Israel cancels delegation visit, rift between Biden and Netanyahu intensifies


Senior Biden administration officials believe they made clear to their Israeli counterparts in non-stop talks over the weekend that the United States is likely to abandon — rather than veto — Monday’s U.N. Security Council resolution calling for an immediate ceasefire in Gaza.

But what happened after the abstention vote came as a surprise to the White House: Prime Minister Benjamin Netanyahu abruptly canceled a trip to Washington by a high-level delegation that had specifically requested President Biden U.S. concerns over Israel’s plans for a major military operation in the southern Gaza city of Rafah were discussed in a conference call last week.

State Department spokesman Matthew Miller’s reaction downplayed the administration’s shock, calling the cancellation “surprising and unfortunate.”

The remarkable turn of events has turned the growing rift between Biden and Netanyahu into a public chasm. Administration officials have rushed to insist that U.S. policy has not changed, that Israel’s Operation Rafah plan is not imminent in any way, that negotiations to release the hostages will continue, and that they look forward to future conversations with Netanyahu and his government.

Despite extensive consultations over the weekend and the Israeli leader’s lack of direct contact with Biden, Netanyahu claimed in a statement from his office after the vote that the United States “today abandoned its policy at the United Nations.” …Regrettably, the United States did not veto this new resolution, which called for a ceasefire but did not condition it on the release of the hostages. “This is a clear departure from the position of the United States,” the statement said.

The meeting was canceled — and a delegation led by Netanyahu’s senior strategist Ron Demer will not travel to Washington as planned.

The one-page resolution itself is an attempt to bridge the divisions that have left the Security Council – the main body for maintaining international peace and security – looking weak in its repeated efforts to stem the humanitarian catastrophe in Gaza. The United States has vetoed three previous ceasefire resolutions; a measure it proposed on Friday to link an immediate ceasefire to the release of hostages was vetoed by Russia and China.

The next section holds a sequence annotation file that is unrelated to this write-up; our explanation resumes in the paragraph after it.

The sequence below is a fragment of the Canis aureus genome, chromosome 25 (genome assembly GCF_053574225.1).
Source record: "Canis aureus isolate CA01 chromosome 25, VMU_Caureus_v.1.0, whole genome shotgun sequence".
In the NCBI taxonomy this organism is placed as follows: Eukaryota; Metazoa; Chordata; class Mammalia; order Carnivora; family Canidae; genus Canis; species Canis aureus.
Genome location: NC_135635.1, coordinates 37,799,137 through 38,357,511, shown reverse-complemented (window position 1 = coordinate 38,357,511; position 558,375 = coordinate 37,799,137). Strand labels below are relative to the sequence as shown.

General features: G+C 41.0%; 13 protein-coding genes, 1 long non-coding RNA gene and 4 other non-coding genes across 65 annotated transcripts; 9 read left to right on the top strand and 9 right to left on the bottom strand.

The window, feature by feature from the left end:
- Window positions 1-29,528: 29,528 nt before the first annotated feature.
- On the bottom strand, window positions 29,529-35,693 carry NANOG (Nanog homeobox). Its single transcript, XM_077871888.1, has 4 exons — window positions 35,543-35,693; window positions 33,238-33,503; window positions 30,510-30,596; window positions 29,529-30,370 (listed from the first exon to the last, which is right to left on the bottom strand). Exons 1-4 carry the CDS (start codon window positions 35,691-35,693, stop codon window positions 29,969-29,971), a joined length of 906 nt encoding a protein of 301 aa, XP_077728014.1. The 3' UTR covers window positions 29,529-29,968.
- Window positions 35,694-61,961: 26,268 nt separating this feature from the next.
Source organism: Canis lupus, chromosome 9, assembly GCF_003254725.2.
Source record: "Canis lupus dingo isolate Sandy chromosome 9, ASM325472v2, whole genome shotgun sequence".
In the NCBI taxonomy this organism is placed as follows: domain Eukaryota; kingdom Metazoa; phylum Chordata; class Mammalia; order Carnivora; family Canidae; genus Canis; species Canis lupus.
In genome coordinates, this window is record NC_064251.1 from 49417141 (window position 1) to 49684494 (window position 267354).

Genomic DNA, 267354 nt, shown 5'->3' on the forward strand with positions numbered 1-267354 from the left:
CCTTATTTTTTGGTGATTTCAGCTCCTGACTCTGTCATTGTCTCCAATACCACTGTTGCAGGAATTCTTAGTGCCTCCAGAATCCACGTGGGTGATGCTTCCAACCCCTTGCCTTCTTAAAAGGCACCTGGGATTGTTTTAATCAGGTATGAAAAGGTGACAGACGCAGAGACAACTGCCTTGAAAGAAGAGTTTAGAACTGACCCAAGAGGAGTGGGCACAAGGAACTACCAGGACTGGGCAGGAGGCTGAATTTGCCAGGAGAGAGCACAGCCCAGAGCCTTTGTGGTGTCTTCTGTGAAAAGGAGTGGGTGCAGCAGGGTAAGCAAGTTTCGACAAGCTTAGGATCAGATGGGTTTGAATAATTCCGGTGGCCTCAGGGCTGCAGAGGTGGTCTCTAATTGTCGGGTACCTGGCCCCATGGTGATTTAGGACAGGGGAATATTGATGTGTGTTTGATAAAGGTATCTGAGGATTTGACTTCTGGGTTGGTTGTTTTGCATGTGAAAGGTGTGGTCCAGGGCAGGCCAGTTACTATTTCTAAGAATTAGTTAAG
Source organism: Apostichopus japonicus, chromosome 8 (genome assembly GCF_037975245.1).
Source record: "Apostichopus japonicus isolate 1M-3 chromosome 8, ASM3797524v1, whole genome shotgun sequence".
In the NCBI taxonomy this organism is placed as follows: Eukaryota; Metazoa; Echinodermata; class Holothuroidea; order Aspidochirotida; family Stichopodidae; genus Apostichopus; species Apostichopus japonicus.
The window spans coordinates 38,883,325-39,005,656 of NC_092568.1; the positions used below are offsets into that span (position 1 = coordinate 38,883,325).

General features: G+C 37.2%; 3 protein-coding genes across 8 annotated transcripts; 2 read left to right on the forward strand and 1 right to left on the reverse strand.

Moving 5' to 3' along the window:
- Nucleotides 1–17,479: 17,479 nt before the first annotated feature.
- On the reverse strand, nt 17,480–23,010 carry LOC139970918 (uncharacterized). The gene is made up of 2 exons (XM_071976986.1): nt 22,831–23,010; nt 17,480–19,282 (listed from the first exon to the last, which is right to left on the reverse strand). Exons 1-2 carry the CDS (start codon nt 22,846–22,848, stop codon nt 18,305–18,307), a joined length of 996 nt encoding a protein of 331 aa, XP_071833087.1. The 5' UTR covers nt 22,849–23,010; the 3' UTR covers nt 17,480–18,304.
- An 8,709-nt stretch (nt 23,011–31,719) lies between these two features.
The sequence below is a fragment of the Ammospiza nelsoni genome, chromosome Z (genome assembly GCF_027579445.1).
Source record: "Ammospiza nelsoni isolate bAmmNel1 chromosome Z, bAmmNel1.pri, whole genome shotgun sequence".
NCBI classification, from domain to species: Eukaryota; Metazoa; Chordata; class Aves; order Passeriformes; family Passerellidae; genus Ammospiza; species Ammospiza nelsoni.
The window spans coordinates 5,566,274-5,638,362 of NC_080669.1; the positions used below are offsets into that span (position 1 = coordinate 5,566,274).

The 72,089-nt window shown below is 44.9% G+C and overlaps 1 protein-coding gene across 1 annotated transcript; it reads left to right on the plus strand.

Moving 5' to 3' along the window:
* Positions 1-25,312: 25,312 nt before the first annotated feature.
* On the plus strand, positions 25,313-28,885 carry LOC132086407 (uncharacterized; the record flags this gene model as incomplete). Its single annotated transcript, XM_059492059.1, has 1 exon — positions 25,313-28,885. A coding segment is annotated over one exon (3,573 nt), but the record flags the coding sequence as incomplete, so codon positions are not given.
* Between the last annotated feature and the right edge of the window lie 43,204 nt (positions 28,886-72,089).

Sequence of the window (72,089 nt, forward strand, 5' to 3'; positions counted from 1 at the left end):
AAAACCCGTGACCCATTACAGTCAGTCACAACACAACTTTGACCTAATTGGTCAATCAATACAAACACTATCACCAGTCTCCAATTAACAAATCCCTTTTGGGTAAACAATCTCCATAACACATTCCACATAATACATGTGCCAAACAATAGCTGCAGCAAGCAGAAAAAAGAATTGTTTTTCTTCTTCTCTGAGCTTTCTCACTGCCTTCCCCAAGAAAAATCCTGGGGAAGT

Monday’s resolution was proposed by the body’s 10 non-permanent members, which represent the rest of the world except for the five countries – Britain, China, France, Russia and the United States – which have veto power.

Israel objects to much of the language, calling for the word “permanent” to be removed from the ceasefire language and insisting on demands for the release of Israelis held hostage Hamas Relevant to any cessation in combat. The United States shares the same concerns: it persuaded the sponsors to propose a “permanent” agreement and, at least in the same paragraph, called for a ceasefire and a separate release of the hostages.

The final version called for an “immediate ceasefire” to last at least until the end of the Muslim fasting month of Ramadan in two weeks, “leading to a lasting and sustainable” end to the fighting.

In the same lengthy sentence, it also demanded “the immediate and unconditional release of all hostages and ensuring humanitarian access.” It neither mentions Israel nor Hamas by name.